Changing Houston

Another new park for Houston? Endangered community garden's land sought for city green space

Another new park for Houston? Endangered community garden land sought

1 803 Kipling St. community garden for sale February 2015
Greenleaf Gardens at 803 Kipling St. in Audubon Place. Houston Association of Realtors
2 803 Kipling St. community garden for sale February 2015
The property owner built raised beds on the site and began leasing them out to residents as a community garden in 2012. Houston Association of Realtors
3 803 Kipling St. community garden for sale February 2015
A small garden shed stands on the property. Houston Association of Realtors
4 803 Kipling St. community garden for sale February 2015
The site is fully fenced. The garden is complete with a rainwater harvesting system and compost bins. Houston Association of Realtors
5 803 Kipling St. community garden for sale February 2015
Another view of the community garden. Houston Association of Realtors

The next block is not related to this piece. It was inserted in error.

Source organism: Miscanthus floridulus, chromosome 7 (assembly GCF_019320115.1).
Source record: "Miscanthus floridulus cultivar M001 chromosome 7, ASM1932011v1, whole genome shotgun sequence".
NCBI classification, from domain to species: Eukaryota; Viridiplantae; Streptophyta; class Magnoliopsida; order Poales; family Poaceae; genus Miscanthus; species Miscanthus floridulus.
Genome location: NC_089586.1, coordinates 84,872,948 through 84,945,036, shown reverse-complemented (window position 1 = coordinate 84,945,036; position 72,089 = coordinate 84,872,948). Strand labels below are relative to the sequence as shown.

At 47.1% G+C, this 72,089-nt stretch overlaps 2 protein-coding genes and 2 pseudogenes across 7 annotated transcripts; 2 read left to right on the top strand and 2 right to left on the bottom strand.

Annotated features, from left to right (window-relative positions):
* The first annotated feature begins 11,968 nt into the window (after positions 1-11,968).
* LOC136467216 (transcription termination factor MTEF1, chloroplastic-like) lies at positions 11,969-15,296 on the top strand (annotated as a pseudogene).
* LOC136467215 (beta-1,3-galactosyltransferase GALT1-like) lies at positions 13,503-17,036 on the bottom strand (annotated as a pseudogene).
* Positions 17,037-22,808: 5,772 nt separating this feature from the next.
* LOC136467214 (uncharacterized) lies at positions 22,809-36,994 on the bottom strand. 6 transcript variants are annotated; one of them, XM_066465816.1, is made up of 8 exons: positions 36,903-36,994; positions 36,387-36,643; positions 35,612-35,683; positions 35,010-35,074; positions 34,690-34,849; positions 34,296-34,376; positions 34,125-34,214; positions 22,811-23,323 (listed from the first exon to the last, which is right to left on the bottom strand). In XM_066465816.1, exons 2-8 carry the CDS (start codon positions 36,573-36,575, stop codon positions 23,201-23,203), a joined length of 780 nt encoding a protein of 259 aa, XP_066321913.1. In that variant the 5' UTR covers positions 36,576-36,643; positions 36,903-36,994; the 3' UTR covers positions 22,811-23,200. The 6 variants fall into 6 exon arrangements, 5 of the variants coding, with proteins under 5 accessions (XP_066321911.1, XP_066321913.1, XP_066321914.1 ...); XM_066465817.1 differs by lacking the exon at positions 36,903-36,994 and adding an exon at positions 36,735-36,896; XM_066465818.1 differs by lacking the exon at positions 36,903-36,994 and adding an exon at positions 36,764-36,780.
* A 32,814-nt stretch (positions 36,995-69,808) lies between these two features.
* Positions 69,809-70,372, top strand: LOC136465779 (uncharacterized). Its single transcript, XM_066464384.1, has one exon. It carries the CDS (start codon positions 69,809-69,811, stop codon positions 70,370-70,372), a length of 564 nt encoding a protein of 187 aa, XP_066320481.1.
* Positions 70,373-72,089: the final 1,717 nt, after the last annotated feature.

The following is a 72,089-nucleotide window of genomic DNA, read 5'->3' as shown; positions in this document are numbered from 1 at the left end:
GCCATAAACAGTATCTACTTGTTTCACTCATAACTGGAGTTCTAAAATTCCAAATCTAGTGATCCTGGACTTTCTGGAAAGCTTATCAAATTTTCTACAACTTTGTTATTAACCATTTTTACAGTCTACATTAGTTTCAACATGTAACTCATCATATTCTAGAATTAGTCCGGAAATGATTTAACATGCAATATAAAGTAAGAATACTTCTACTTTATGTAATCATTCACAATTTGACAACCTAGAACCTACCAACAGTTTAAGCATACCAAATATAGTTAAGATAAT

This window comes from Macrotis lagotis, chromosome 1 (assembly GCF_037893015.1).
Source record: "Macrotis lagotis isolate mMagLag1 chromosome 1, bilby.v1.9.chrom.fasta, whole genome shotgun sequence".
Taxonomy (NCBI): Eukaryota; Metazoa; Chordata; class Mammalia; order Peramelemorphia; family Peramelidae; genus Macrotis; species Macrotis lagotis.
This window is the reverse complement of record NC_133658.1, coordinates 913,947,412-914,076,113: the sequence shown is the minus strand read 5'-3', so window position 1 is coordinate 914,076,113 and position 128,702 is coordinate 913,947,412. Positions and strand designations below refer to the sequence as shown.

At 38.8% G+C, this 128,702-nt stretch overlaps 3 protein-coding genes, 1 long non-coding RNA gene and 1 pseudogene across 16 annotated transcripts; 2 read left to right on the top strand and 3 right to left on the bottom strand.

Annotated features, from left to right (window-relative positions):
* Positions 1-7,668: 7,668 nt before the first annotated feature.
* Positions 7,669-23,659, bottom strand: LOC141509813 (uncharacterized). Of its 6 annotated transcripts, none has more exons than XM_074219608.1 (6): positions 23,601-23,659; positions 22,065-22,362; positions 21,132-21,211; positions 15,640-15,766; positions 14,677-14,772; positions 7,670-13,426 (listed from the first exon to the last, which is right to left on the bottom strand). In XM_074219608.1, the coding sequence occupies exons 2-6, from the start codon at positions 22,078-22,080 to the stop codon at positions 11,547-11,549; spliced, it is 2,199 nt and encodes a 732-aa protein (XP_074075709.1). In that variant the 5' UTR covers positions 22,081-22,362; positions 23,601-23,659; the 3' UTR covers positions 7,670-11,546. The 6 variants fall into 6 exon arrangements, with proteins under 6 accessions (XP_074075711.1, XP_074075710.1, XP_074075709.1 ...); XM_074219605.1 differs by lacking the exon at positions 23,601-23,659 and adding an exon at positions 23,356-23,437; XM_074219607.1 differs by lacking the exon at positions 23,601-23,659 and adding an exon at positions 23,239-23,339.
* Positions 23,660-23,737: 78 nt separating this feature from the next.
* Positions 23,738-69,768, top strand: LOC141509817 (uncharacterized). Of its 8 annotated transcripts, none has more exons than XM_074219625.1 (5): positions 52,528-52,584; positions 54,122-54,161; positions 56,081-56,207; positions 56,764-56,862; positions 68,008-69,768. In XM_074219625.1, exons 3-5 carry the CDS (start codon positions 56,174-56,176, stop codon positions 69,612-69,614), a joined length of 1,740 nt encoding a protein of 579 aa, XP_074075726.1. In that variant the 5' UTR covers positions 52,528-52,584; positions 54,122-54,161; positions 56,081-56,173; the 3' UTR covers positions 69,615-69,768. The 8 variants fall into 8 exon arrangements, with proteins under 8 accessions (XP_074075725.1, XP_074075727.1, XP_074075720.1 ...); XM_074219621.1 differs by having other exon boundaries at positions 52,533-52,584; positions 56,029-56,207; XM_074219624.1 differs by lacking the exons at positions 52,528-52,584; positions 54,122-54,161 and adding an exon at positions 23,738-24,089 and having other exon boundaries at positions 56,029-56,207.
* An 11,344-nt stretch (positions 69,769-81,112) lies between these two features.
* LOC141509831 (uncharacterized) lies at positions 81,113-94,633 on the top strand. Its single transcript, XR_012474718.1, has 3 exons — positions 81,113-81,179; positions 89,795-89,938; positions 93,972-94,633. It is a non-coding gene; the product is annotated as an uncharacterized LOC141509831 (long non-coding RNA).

1 803 Kipling St. community garden for sale February 2015
2 803 Kipling St. community garden for sale February 2015
3 803 Kipling St. community garden for sale February 2015
4 803 Kipling St. community garden for sale February 2015
5 803 Kipling St. community garden for sale February 2015

An organic community garden in a Montrose-area historic district may become the city's next new green space.

The city has submitted a letter of intent to purchase the 8,400-square-foot lot at 803 Kipling St. in the Audubon Place Historic District to the owner's broker, Blake Hillegeist, at a "slightly decreased" price. The property, also known as Greenleaf Gardens, is still on MLS for $630,000 after about a month of being on the market.

"We've been contacted by a broker who represents the city of Houston," Hillegeist tells CultureMap. "We signed off on the letter of intent and terms and are just waiting for the city to return with a formal purchase contract."

One of those terms in agreement between seller and potential buyer is to keep the property a "public space," Hillegeist says, adding the owner is accepting the lower offer to help keep the property from being developed in a manner not in keeping with the historic district's character. The discounted sales price is not being disclosed at this time.

Hillegeist says the city has a 90-day feasibility period to review the possible purchase. The final decision must then go before city council for approval.

The owner built raised flower beds on the site, located at the corner of Kipling and Stanford streets, and began leasing them out to residents as a community garden in 2012.